A mass casualty incident (MCI) is defined as “an event that overwhelms the local healthcare system, where the number of casualties vastly exceeds the local resources and capabilities in a short period of time.” Any MCI can rapidly exhaust available resources for not only the MCI but the normal day-to-day tasks of the hospital. Each hospital should institute a surge plan in preparation for anticipated, progressive, insidious ("notice" events), and sudden-onset ("no-notice" events) disasters occurring within the community.
First and foremost in responding to an MCI is identifying the type of MCI present. Categories include:
- Planned (sporting event)
- Conventional, which usually have some level of recurring frequency (transportation incidents, burn, and severe weather events)
- Chemical, biological, radiological
- Nuclear agents from an unintentional or accidental release or act of terrorism
- Catastrophic health events (nuclear detonation, major explosion, a major hurricane, pandemic influenza, or others).
The keys in successfully managing the chaos of a fast-paced, moving MCI can be delineated with the organization of the 5 “S's”: “scene safety assessment, scene size-up, send information, scene set-up, and START.”
Activation of an MCI
Those deemed as having the capacity to declare the activation of an MCI may differ amongst different county and state protocols within the United States. However, it is fairly universal that Incident Command and local hospitals have the authority to declare and MCI. Most regions are flexible in this regard, allowing public safety agencies with the jurisdiction of overseeing incident scene management, emergency management services (EMS) personnel who arrive first on the scene, Central Medical Emergency Dispatch (CMED), hospitals, and regional council staff to declare MCI to engage immediate, early action.
Communications and Incident Management
The ability to successfully allocate resources and organize an effective response to an MCI is centered on flexible, integrated communication, and information systems. A command center should be organized and equipped with multiple radios tuned into separate frequencies that are “uninterrupted by a priority scan frequency lock-out,” which has shown to be effective. Each scene commander should be equipped with headsets, microphones, and clipboards, and checklists to enable continuous feedback to command regarding scene dynamics.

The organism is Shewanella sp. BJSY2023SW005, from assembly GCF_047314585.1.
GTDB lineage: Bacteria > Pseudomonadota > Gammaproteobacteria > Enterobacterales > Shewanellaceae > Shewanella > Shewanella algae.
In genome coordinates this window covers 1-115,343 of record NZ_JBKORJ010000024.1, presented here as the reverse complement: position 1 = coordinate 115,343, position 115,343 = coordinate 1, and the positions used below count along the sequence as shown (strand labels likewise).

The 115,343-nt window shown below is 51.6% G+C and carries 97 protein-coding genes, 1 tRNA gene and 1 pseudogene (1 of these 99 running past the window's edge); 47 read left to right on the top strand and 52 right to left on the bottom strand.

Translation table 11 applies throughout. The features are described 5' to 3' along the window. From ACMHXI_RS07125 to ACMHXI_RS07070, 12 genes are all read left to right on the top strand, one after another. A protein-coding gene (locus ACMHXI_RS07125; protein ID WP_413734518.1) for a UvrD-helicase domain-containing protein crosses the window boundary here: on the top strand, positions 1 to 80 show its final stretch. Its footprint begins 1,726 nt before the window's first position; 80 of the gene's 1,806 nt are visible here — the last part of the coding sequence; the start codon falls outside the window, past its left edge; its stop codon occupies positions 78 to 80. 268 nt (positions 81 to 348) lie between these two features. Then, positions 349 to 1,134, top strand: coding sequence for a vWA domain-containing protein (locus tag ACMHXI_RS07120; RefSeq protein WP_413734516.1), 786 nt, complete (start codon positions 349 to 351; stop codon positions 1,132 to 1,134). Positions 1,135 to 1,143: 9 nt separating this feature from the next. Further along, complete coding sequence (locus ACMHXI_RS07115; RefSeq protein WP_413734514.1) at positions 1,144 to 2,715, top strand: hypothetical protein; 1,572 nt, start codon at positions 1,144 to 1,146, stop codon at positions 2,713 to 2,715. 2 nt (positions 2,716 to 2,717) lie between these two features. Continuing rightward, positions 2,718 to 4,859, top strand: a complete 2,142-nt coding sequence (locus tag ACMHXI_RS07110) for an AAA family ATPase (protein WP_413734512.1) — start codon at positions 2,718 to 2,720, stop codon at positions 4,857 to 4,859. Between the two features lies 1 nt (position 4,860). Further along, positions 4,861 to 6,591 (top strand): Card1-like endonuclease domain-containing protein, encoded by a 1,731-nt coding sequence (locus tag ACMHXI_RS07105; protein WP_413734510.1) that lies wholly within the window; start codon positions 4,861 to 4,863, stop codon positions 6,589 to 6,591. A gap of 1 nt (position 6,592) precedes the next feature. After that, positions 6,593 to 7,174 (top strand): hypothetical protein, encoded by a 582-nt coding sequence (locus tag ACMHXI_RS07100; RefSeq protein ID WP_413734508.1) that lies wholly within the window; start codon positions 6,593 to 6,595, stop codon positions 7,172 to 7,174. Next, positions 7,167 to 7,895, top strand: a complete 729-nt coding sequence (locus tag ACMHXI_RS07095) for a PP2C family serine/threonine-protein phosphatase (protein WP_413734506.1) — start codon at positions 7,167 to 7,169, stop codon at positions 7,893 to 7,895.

On Scene Control
The extent of an MCI is not solely dependent on the total number of created potential patients, but is exacerbated by other complicating factors coined “MCI Multipliers.” MCI Multipliers can range from limited scene accessibility, biohazard contamination, self-deploying responders not equipped or experienced for the current scenario, lack of on-scene or surrounding hospital resources, etc. A.J. Heightman, Editor and Chief of JEMS developed a table of “Multipliers that Affect MCI’s” that should be identified and managed as early as possible in the course of an MCI, and are listed below:
- Physical location and access/egress complications
- A number of access points and distance between exits on a highway
- Location, speed, and density of traffic
- The weather or roadway conditions
- Time of day
- Staffing levels
- Massive debris field
- Other simultaneous incidents that drain available resources.
- Location of specialty teams and resources
- Ambulances are unfamiliar with a district’s MCI operational procedures
- Ambulances from another system arriving on the scene, or self-dispatching
- Hospital backlogs, closures, or lack of resources or capabilities
- Communication coverage gaps or inability to communicate with mutual response resources
- Failure to establish incident command, divisions, or groups early enough
- Lack of scene vests or identification of triage, treatment, or transportation areas
- Late or improper access directions or staging instruction to incoming units
- Complicating factors, such as ongoing crashes, gunfire, or explosions
To combat these roadblocks, early on scene role establishment is essential.
Response and management to an MCI are dependent on hierarchy. Operations of the entire MCI are controlled by the Incident Commander of the National Incident Management System (NIMS) Incident Command System (ICS). an interprofessional Regional Medical Coordinating Systems (RMCCs), where available, meet to coordinate the transfer of patients during patient surges when the nearest facilities demands exceed their resources. RMCCs coordinate hospital resources based on the amount of emergent and non-emergent patient surges that each surrounding facility can accommodate.
Once on the scene, the EMS Branch Director or the Incident Command (IC) is responsible for overseeing all on-scene operations (safety, scene size-up, communications, and so forth), which should be established early. While law enforcement is responsible for maintaining the security of the scene, the Safety Officer is responsible for assessing current and potential hazards maintaining responding crews’ safety. The Radio Officer works directly with incident command in providing frequently updated scene reports and coordinating communications with the Transportation Officer to local hospitals’ in assessing their ability to accommodate their ongoing needs. The Medical Supervisor must oversee and coordinate the triage, treatment, and transport sectors of the scene; in essence, they are responsible for creating patient flow and managing patient resource allocation. The Triage Officer coordinates patient flow to the transportation area based on their designated clinical condition designated by the triage team. They are in charge of performing a final scene sweep to ensure no patient that has been rescued has been left without being triaged. The Treatment Officer establishes the treatment zone and allocates supplies. They are responsible for anticipating resource needs and updating the Transportation Officer of the number of “green, yellow, red, and black” triage designations and when those numbers change based on patients’ worsening clinical condition. The Transportation Officer is responsible for patient tracking, transportation assistance from local responding units, directions, and hospital designations based on resource availability and needs.